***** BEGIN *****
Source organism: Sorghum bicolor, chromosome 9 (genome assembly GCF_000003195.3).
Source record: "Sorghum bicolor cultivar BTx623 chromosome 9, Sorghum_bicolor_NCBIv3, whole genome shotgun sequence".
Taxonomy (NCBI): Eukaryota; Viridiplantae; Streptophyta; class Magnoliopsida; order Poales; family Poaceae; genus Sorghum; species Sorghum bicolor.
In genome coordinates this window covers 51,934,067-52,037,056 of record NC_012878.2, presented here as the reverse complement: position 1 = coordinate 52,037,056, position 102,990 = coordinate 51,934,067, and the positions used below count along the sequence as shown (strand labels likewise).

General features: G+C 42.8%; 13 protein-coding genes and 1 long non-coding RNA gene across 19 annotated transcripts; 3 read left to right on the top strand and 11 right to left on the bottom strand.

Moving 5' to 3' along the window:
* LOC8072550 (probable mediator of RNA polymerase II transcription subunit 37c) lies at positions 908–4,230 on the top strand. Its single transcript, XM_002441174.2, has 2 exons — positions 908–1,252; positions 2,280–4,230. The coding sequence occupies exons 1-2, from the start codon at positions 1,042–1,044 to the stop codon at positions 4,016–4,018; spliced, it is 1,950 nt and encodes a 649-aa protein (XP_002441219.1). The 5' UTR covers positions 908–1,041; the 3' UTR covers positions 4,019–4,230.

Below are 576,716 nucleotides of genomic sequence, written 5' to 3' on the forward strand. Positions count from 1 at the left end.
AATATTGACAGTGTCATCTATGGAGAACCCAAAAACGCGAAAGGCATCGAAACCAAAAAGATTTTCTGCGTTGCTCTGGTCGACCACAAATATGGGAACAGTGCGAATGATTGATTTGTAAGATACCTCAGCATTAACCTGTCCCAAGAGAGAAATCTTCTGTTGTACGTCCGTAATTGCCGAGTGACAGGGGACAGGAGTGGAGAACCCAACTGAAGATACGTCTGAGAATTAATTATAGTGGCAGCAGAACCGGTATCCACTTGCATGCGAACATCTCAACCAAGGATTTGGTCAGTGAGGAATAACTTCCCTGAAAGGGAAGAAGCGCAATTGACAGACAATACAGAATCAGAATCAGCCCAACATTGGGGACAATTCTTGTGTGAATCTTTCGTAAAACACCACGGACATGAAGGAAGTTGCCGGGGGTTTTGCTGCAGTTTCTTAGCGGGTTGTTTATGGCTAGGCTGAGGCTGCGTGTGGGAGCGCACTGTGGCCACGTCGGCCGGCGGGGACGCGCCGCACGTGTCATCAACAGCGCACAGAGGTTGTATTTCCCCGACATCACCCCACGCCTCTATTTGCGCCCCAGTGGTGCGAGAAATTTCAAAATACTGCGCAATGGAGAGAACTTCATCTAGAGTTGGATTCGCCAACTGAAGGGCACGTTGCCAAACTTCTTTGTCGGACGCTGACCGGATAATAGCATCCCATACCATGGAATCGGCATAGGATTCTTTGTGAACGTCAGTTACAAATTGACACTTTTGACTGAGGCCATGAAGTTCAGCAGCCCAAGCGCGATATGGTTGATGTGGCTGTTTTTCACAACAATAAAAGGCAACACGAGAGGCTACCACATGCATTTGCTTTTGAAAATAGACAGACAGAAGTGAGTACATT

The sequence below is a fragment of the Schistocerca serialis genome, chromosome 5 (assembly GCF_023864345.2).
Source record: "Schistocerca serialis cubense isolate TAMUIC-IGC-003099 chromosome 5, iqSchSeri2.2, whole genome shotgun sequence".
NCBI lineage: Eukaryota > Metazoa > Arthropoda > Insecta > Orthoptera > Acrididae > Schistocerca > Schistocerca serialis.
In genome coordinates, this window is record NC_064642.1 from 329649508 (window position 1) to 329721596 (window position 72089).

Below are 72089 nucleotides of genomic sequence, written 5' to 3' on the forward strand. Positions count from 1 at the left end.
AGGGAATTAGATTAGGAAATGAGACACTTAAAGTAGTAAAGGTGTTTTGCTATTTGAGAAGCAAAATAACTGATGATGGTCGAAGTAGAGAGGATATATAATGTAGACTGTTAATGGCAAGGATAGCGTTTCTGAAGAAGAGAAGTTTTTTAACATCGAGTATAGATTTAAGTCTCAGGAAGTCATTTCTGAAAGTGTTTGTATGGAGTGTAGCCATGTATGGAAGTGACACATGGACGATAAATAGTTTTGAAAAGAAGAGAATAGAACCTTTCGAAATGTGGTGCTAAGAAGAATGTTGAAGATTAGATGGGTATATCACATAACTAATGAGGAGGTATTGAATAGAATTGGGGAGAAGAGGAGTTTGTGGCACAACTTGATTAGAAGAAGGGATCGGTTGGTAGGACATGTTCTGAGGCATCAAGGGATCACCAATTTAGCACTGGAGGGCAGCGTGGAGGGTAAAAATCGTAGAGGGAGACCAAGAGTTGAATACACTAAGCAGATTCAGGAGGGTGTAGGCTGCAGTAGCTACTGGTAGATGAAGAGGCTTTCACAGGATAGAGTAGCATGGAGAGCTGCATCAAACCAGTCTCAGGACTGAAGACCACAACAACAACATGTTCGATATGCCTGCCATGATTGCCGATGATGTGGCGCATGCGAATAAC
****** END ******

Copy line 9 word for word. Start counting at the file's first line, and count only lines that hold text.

AATATTGACAGTGTCATCTATGGAGAACCCAAAAACGCGAAAGGCATCGAAACCAAAAAGATTTTCTGCGTTGCTCTGGTCGACCACAAATATGGGAACAGTGCGAATGATTGATTTGTAAGATACCTCAGCATTAACCTGTCCCAAGAGAGAAATCTTCTGTTGTACGTCCGTAATTGCCGAGTGACAGGGGACAGGAGTGGAGAACCCAACTGAAGATACGTCTGAGAATTAATTATAGTGGCAGCAGAACCGGTATCCACTTGCATGCGAACATCTCAACCAAGGATTTGGTCAGTGAGGAATAACTTCCCTGAAAGGGAAGAAGCGCAATTGACAGACAATACAGAATCAGAATCAGCCCAACATTGGGGACAATTCTTGTGTGAATCTTTCGTAAAACACCACGGACATGAAGGAAGTTGCCGGGGGTTTTGCTGCAGTTTCTTAGCGGGTTGTTTATGGCTAGGCTGAGGCTGCGTGTGGGAGCGCACTGTGGCCACGTCGGCCGGCGGGGACGCGCCGCACGTGTCATCAACAGCGCACAGAGGTTGTATTTCCCCGACATCACCCCACGCCTCTATTTGCGCCCCAGTGGTGCGAGAAATTTCAAAATACTGCGCAATGGAGAGAACTTCATCTAGAGTTGGATTCGCCAACTGAAGGGCACGTTGCCAAACTTCTTTGTCGGACGCTGACCGGATAATAGCATCCCATACCATGGAATCGGCATAGGATTCTTTGTGAACGTCAGTTACAAATTGACACTTTTGACTGAGGCCATGAAGTTCAGCAGCCCAAGCGCGATATGGTTGATGTGGCTGTTTTTCACAACAATAAAAGGCAACACGAGAGGCTACCACATGCATTTGCTTTTGAAAATAGACAGACAGAAGTGAGTACATT